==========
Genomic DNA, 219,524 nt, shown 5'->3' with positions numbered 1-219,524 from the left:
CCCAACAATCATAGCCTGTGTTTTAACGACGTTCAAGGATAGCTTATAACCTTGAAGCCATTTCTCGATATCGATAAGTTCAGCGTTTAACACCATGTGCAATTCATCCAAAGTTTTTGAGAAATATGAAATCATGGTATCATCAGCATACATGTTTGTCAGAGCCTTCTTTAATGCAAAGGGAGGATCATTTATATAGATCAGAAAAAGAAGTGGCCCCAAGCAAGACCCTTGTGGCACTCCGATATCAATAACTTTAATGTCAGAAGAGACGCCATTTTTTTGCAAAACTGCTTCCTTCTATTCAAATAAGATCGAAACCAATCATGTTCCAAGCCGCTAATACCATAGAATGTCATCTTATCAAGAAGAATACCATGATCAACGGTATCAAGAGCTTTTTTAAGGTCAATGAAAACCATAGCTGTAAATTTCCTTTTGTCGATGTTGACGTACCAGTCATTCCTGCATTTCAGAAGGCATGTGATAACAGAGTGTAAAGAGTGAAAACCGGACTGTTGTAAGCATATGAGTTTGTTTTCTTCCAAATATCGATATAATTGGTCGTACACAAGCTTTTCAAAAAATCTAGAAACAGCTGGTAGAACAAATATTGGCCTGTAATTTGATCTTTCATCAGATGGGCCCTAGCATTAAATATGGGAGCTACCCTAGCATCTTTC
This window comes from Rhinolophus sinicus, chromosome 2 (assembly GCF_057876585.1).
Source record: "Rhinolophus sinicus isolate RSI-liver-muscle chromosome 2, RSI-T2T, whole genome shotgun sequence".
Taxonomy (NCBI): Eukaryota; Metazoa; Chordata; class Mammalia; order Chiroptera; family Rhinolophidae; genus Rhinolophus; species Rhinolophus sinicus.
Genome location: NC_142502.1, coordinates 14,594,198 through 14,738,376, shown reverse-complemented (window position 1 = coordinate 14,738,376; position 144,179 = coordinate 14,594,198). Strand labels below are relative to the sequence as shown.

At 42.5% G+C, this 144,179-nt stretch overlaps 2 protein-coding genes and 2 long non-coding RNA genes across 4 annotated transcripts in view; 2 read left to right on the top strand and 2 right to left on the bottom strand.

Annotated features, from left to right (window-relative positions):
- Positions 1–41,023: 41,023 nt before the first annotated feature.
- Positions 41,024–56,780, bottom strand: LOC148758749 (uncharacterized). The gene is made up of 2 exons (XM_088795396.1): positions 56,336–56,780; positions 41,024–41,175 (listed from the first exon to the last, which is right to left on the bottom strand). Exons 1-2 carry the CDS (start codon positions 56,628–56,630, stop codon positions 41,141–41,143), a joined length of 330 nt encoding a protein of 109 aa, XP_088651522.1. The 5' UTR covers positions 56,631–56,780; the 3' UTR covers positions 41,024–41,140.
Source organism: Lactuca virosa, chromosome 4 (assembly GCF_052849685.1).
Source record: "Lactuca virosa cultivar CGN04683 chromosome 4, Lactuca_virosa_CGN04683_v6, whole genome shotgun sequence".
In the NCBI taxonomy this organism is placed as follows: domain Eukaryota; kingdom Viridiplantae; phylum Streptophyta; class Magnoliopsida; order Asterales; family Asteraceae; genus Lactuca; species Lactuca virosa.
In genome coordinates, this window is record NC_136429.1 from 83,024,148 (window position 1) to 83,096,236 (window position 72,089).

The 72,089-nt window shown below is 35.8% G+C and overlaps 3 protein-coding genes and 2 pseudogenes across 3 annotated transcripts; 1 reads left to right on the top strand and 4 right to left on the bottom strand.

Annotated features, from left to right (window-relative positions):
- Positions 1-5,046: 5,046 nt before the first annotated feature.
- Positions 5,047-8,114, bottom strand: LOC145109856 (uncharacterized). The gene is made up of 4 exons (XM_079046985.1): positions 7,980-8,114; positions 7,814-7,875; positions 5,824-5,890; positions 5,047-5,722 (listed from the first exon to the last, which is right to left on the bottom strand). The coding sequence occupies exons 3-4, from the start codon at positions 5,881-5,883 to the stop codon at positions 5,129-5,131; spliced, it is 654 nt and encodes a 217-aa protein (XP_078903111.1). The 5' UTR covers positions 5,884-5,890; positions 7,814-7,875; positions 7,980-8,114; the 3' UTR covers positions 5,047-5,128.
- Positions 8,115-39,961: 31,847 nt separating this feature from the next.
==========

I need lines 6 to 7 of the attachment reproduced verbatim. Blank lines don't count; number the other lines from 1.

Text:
Genome location: NC_142502.1, coordinates 14,594,198 through 14,738,376, shown reverse-complemented (window position 1 = coordinate 14,738,376; position 144,179 = coordinate 14,594,198). Strand labels below are relative to the sequence as shown.

At 42.5% G+C, this 144,179-nt stretch overlaps 2 protein-coding genes and 2 long non-coding RNA genes across 4 annotated transcripts in view; 2 read left to right on the top strand and 2 right to left on the bottom strand.